Vertical Man

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Vertical Man

Original album artwork by Ringo & Barbara, Mark & Barbara
Studio album by Ringo Starr
Released 16 June 1998 (US)
3 August 1998 (UK)
Recorded March – April 1997,
Whatinthewhatthe? Studios, Los Angeles
20 July 1997 – 17 February 1998,
Whatinthewhatthe? Studios, Los Angeles; The Mill, Sussex; AIR Studios, London; Village Recorder Studios, Los Angeles; FPSHOT, Oxfordshire; A&M Studios, Hollywood
Genre Rock
Length 51:48
Label Mercury
Producer Mark Hudson, Ringo Starr
Ringo Starr chronology
Ringo Starr and His Third All-Starr Band-Volume 1
(1997)
Vertical Man
(1998)
VH1 Storytellers
(1998)
Singles from Vertical Man
  1. "La De Da"
    Released: 20 July 1998 (US) (withdrawn)
  2. "King of Broken Hearts"
    Released: 1998 (promo only)
  3. "One"
    Released: 1998 (promo only)

Vertical Man is Ringo Starr's 11th studio album, issued in 1998. The release represents Starr's attempt at a comeback following the enormous success of The Beatles Anthology project. Like some of his best-loved projects, Starr would engage the help of many of his musician friends in making Vertical Man, including Scott Weiland, Brian Wilson, Alanis Morissette, Ozzy Osbourne, Tom Petty, Joe Walsh, Timothy B. Schmit, Steven Tyler, and former-Beatles, Paul McCartney and George Harrison.[1] Beatles engineer Geoff Emerick mixed the tracks,[2] and Starr and Hudson served as producers.[1]

Background and recording[edit]

Ringo Starr met Dean Grakal, a songwriter, at a party on New Year's Eve 1996 and the pair had a discussion about songwriting, with Grakal proposing that they form a team with Mark Hudson.[3] Starr and Hudson had met years prior while Starr was working on Time Takes Time (1992).[1][3] Speaking of the writing process, in an interview with Billboard magazine, Starr said: "This is the first time I've really been involved [in my record]. Whereas before, I'd just sort of pick out other people's songs or songs other people had written that I thought were vaguely trying to say what I would have liked to say, on this, we're really trying to say what I want to say, thank you."[4]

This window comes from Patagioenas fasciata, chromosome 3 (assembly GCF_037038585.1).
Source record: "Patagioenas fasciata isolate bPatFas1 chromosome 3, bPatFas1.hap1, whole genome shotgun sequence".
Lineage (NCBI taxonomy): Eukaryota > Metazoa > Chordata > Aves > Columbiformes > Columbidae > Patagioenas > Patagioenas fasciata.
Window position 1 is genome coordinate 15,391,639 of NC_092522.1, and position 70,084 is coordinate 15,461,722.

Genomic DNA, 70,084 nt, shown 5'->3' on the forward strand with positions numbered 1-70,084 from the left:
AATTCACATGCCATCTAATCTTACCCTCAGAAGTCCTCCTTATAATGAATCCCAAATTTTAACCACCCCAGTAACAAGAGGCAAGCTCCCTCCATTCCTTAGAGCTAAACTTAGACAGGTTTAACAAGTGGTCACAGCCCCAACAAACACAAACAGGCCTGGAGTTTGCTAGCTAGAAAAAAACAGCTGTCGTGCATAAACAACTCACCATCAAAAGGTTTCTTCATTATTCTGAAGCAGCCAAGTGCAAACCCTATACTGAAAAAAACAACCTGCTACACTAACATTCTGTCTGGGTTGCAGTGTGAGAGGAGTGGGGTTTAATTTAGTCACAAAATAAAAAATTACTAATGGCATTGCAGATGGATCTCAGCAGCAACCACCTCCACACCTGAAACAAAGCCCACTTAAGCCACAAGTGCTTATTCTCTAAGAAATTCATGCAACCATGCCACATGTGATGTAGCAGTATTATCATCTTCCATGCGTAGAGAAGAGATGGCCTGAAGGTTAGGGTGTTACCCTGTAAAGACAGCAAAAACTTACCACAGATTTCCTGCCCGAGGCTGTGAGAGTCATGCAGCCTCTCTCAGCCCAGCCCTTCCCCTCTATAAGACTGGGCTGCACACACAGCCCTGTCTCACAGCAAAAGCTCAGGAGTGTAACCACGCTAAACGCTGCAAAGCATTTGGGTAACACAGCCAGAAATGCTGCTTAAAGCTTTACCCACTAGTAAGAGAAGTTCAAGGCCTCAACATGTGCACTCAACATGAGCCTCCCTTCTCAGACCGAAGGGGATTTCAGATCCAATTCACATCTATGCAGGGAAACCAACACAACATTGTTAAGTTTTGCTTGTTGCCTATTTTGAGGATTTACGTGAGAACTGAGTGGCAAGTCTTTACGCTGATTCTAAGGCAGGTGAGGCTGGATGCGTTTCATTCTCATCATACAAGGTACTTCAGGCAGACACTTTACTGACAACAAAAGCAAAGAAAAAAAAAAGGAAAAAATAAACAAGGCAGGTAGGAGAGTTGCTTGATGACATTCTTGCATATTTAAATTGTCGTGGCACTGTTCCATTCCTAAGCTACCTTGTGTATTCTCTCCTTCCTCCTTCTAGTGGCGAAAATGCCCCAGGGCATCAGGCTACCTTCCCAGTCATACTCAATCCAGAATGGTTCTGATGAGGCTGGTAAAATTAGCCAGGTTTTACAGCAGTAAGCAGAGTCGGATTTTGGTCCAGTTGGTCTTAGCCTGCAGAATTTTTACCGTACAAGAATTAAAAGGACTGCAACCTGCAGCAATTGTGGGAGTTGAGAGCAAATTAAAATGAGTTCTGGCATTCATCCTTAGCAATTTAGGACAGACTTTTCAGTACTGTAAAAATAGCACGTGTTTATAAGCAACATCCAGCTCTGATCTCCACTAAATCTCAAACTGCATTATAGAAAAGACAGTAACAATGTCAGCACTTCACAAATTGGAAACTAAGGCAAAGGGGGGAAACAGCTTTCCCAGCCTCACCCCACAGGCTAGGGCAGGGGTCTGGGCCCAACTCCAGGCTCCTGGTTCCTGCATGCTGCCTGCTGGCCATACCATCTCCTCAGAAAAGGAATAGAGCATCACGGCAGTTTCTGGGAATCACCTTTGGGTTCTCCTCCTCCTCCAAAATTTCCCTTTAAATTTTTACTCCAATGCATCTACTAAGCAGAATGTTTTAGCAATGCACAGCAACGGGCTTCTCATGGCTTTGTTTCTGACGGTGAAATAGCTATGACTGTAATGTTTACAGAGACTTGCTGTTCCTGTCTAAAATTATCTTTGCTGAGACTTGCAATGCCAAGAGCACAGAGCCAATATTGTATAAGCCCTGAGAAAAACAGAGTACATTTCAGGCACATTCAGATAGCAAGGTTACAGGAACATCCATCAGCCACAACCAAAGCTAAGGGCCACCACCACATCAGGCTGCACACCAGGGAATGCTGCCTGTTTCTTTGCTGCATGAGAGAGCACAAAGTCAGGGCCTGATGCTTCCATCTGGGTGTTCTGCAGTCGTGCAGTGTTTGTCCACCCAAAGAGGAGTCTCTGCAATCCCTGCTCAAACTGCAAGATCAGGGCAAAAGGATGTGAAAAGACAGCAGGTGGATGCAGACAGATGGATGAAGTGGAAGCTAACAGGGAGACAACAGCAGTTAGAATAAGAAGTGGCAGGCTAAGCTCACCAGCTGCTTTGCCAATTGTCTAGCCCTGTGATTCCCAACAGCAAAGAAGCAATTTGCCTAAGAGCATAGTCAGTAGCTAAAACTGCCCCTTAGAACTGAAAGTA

In February 1997, Hudson and Grakal visited Starr in his Beverly Hills residency for some songwriting.[1] The result of this writing session was a song called "My Love", which was promptly renamed as "Everyday",[5] after Starr commented that McCartney had used the title.[6] The song was demoed under that name by Starr, Hudson, Grakal, and guitarist Steve Dudas.[3] Happy with this session,[5] the quartet followed this up with more recordings the following month, at Whatinthewhatthe? Studios, located in Los Angeles.[7] The four musicians recorded two tracks: "Mr. Double-It-Up", and "One",[8] the latter, per Grakal's lyric sheet, originally started out as "All It Takes Is One".[5] For these sessions, Starr plays the drum set he had used while with the Beatles.[5] In mid-to-late April, Starr and Hudson work on Vertical Man, while at the same time Starr is working on rehearsals for an upcoming tour.[5] Before embarking on a tour starting from 28 April, the final track Starr records is "I'll Be Fine Anywhere".[5] After the tour had finished on 8 June, Starr went on holiday, and returned in July.[5] Recording for the album restarted in the same month, on 20 July, with Starr playing with the Roundheads, as his backing band.[5]

We had this open-door policy, whereby if you dropped by while we were recording, you were going to get asked to be on the record.[5]

– Ringo Starr, after several people showed up at the sessions